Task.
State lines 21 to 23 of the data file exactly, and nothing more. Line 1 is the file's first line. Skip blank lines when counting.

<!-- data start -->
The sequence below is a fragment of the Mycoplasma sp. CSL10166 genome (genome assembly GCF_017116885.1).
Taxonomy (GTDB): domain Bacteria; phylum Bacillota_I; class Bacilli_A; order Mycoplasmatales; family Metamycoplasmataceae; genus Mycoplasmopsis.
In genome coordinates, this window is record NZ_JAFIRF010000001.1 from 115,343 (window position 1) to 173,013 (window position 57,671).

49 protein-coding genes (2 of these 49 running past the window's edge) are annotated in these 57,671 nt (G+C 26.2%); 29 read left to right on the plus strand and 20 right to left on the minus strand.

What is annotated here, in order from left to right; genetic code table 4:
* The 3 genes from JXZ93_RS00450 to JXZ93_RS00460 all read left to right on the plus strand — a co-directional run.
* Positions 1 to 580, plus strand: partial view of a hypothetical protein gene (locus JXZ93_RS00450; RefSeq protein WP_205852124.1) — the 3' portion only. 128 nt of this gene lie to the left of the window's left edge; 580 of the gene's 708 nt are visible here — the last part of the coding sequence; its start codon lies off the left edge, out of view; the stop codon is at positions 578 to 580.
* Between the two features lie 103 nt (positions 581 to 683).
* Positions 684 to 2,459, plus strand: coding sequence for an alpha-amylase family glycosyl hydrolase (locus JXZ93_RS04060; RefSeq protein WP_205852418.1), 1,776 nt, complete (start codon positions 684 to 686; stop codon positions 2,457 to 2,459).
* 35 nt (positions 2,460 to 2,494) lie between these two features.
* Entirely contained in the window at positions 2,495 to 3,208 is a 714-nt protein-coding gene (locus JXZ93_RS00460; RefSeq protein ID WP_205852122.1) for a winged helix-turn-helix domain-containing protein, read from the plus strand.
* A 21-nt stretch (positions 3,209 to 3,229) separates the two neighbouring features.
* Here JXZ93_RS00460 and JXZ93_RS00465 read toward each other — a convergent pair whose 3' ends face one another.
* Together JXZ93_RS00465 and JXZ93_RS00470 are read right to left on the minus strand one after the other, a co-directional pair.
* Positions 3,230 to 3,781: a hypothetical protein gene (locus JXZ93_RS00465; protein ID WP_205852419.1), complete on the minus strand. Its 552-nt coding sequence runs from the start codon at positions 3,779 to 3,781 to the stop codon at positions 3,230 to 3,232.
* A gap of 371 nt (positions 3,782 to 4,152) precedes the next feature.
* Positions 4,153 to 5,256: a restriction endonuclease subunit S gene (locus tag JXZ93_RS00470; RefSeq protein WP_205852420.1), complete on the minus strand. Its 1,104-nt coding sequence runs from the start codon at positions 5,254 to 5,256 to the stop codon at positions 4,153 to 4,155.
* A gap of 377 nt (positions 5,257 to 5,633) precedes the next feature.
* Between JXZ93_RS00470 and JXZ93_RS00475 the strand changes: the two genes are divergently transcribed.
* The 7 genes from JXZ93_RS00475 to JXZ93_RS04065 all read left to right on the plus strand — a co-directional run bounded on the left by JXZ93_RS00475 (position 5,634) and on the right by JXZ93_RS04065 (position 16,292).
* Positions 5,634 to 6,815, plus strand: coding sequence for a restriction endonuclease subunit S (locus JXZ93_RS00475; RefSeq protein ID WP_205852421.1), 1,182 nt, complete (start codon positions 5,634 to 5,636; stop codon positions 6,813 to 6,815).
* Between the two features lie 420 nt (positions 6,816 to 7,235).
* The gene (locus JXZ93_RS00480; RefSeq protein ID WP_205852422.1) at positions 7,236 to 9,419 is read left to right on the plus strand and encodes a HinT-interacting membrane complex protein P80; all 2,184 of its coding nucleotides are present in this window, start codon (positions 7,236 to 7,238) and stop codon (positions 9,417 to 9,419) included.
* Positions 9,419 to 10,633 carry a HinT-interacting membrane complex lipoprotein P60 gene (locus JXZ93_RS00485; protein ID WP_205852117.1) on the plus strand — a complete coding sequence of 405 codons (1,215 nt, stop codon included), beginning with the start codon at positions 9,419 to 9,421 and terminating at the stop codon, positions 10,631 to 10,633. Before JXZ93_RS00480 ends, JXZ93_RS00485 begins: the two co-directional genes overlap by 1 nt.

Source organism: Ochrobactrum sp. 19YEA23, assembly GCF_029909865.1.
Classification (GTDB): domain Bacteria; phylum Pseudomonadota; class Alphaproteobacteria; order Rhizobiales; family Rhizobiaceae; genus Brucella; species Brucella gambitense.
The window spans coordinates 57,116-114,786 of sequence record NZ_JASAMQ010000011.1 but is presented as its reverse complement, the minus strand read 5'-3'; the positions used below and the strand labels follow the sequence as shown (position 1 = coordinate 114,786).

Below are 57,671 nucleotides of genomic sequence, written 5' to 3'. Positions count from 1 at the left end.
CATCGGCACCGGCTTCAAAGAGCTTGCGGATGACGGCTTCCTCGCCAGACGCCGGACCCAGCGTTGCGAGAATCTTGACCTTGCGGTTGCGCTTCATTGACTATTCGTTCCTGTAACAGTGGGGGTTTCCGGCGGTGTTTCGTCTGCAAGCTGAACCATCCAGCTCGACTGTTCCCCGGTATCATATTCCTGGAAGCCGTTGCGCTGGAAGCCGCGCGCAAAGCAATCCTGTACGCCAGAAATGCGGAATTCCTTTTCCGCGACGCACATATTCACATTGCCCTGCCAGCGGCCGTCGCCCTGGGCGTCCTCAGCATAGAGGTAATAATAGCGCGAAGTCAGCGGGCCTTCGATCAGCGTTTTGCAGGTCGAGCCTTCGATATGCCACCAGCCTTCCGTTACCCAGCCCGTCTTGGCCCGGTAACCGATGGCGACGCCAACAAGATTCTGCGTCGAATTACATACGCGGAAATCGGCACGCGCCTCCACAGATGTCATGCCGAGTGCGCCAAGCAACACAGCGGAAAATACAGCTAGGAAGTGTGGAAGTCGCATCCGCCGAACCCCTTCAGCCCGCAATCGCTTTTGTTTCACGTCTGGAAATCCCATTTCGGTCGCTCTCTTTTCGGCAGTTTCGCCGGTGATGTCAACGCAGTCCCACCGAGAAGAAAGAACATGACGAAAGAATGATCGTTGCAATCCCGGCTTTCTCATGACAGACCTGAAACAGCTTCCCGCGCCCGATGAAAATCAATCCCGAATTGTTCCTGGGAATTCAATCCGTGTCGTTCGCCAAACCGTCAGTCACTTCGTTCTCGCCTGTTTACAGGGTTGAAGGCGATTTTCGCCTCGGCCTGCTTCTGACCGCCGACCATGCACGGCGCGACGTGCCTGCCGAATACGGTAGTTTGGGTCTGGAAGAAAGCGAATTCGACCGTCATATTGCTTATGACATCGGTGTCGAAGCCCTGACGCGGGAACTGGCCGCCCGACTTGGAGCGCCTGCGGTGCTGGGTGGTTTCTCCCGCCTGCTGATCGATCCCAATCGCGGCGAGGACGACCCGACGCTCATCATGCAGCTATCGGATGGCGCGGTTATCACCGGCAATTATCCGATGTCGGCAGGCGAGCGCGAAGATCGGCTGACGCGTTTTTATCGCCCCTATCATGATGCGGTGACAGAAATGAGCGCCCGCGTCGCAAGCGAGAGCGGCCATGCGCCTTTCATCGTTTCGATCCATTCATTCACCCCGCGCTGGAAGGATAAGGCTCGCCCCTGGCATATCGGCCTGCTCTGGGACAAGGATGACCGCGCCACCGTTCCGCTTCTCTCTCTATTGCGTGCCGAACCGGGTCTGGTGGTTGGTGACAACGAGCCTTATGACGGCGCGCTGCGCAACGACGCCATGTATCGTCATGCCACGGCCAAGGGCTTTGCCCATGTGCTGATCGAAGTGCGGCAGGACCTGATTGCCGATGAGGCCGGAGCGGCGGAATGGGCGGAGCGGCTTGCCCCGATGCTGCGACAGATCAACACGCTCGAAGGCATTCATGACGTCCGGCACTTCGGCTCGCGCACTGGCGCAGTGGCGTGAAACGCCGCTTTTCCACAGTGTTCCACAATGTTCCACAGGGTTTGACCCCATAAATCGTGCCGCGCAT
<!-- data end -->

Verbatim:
* Positions 5,634 to 6,815, plus strand: coding sequence for a restriction endonuclease subunit S (locus JXZ93_RS00475; RefSeq protein ID WP_205852421.1), 1,182 nt, complete (start codon positions 5,634 to 5,636; stop codon positions 6,813 to 6,815).
* Between the two features lie 420 nt (positions 6,816 to 7,235).
* The gene (locus JXZ93_RS00480; RefSeq protein ID WP_205852422.1) at positions 7,236 to 9,419 is read left to right on the plus strand and encodes a HinT-interacting membrane complex protein P80; all 2,184 of its coding nucleotides are present in this window, start codon (positions 7,236 to 7,238) and stop codon (positions 9,417 to 9,419) included.